Whether it is about muscle gain or height gain or getting success in any other field, just go through this article to change your perceptions.
One of the most frequent questions bodybuilders hear is, “How long did it take you to get that big?” There’s an assumption that building muscle size is mostly a matter of time – the longer you do it, the bigger you get. While it’s true that it takes years to come anywhere near your genetic limit for muscle size, not everybody develops at the same rate. Some are fast gainers and begin to see impressive results after only a few months in the gym. Others gain muscle more slowly, and train seriously for years before seeing dramatic gains.
TEST OF TIME
Fast or slow, the gains will come if you stick with it!
Clearly, some people were born to be bigger and more muscular than others, and not everyone will make gains at the same rate. But how quickly you progress when you begin weight training is not necessarily an indication of how far you can go in terms of muscular development. There are fast gainers and slow gainers, and some of the best body-builders ever were on the slow side.
Arnold Schwarzenegger was a fast gainer. He began serious workouts at age 15 and by the age of 19 he was able to win the Jr. Mr. Europe contest. The following year he won his first Mr. Universe title. But there have been great champions who did not develop so quickly. Frank Zane, one of the best and most aesthetic physique competitors in the history of the sport, began competing in the early 1960s, but it wasn’t until the late 1970s that he was able to win the first of his three Mr. Olympia titles. Female bodybuilder Yolanda Hughes went through 12 years of amateur and pro competition before winning the Ms. International contest. What made both Frank and Yolanda successful was their ability to put on a considerable amount of additional muscle mass in the latter stages of their careers by going back to the drawing board and rethinking their training and nutrition programmes.
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WHAT IT TAKES TO GROW
Consistency of effort is important in creating an impressive physique. But the body is not a machine, and simply doing the same thing – only harder – is not usually the key to long-term success. “In my won competitive career, I made a point of training with and learning as much as possible from a wide variety of bodybuilders whom I respected and admired. I always trained hard, but I also focused on training smart so that I would get the greatest results from my efforts.” – Arnold Schwarzenegger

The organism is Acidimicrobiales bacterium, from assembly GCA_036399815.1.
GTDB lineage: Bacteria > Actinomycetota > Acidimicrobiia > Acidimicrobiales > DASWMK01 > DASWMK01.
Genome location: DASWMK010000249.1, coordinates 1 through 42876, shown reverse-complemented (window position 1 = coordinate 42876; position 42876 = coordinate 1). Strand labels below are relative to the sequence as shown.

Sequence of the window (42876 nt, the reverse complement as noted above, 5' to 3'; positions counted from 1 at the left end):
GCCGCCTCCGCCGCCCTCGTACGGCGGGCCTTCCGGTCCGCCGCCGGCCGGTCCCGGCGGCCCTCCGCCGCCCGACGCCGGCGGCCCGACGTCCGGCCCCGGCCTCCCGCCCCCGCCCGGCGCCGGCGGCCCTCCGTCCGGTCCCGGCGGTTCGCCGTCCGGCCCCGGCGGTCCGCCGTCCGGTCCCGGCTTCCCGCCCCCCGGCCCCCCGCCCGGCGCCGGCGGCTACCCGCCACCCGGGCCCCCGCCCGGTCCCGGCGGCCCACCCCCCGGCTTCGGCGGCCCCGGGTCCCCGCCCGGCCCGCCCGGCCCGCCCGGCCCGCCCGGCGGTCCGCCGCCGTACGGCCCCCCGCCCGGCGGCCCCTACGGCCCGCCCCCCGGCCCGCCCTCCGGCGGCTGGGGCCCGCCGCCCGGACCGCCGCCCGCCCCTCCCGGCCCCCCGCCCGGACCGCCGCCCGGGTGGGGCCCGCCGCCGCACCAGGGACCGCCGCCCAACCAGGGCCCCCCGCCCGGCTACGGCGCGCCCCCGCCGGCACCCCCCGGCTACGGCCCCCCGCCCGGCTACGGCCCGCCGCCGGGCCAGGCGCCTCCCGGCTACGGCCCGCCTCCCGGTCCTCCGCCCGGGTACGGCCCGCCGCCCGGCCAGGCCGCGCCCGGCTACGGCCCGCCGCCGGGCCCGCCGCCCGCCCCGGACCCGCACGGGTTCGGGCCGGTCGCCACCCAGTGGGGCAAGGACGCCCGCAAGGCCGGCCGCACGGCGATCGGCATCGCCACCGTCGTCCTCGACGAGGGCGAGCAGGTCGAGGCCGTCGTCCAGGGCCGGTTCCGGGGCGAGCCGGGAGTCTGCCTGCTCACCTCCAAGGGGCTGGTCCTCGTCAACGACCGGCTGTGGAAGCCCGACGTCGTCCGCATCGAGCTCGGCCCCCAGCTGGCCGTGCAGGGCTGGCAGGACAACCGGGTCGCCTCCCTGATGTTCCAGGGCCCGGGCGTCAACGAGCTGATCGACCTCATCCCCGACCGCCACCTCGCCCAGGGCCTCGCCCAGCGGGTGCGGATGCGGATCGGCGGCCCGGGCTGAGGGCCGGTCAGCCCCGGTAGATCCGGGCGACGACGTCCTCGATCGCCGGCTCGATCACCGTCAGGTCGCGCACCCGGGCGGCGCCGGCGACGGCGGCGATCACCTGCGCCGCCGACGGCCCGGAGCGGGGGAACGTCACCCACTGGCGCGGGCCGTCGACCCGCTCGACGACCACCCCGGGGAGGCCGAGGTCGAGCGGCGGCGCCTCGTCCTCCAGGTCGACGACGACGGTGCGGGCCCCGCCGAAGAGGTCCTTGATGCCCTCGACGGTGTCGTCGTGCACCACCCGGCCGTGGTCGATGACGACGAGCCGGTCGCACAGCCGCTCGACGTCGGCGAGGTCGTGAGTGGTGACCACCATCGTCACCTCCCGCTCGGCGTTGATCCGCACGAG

When it comes to bodybuilding development, all you can ever do is get the most out of your body. The human physique and metabolism are incredibly complex and while you can stimulate your muscles to grow and give them the best possible nutritional support, trying to force growth generally results in making less progress because you overtrain, burn out physically and/or psychologically or slow down your progress due to injury. In addition, you can’t expect growth to occur at the same rate all the time. You will experience periods of rapid development, plateaus in which no amount hard work seems to yield any results, and even stages where your body regroups and you find yourself temporarily losing gains despite all your efforts.
Because of this, you must develop your ability to use the Instinctive Principle – that is, to feel when you are pushing yourself too hard and need more time to rest and recuperate. You have to learn to vary and cycle the kind of stimulation you subject your body to, especially once you have gone beyond the beginner stage: doing heavier and lighter workouts, changing the exercises you are using or the order in which you do them, using different types of equipment and employing a variety of training principles.
When you get discouraged, remember that what counts is where you end up, not so much how long it took you to get there.
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Keeping a positive attitude is important to getting the most out of your physique, no matter how long it takes. Of course, this doesn’t mean being unrealistic. A body designed to excel at long-distance running probably will not be capable of reaching the Mr. Olympia stage. But sometimes you can’t be sure. “I’ve told the story many times of my friend Franco Columbu, who was a powerlifter at the time, coming to me and declaring he wanted to be a pro bodybuilder. Looking at his frame, I felt it would be impossible for him achieve this goal. But by winning the Mr. Universe and two Mr. Olympia titles, Franco proved me wrong.” – Arnold Schwarzenegger
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So while there may be limits to how far you can go physically, what stops you should be the limits of your genetics – not the limits of your belief in yourself. Don’t let the mind fail before the body does.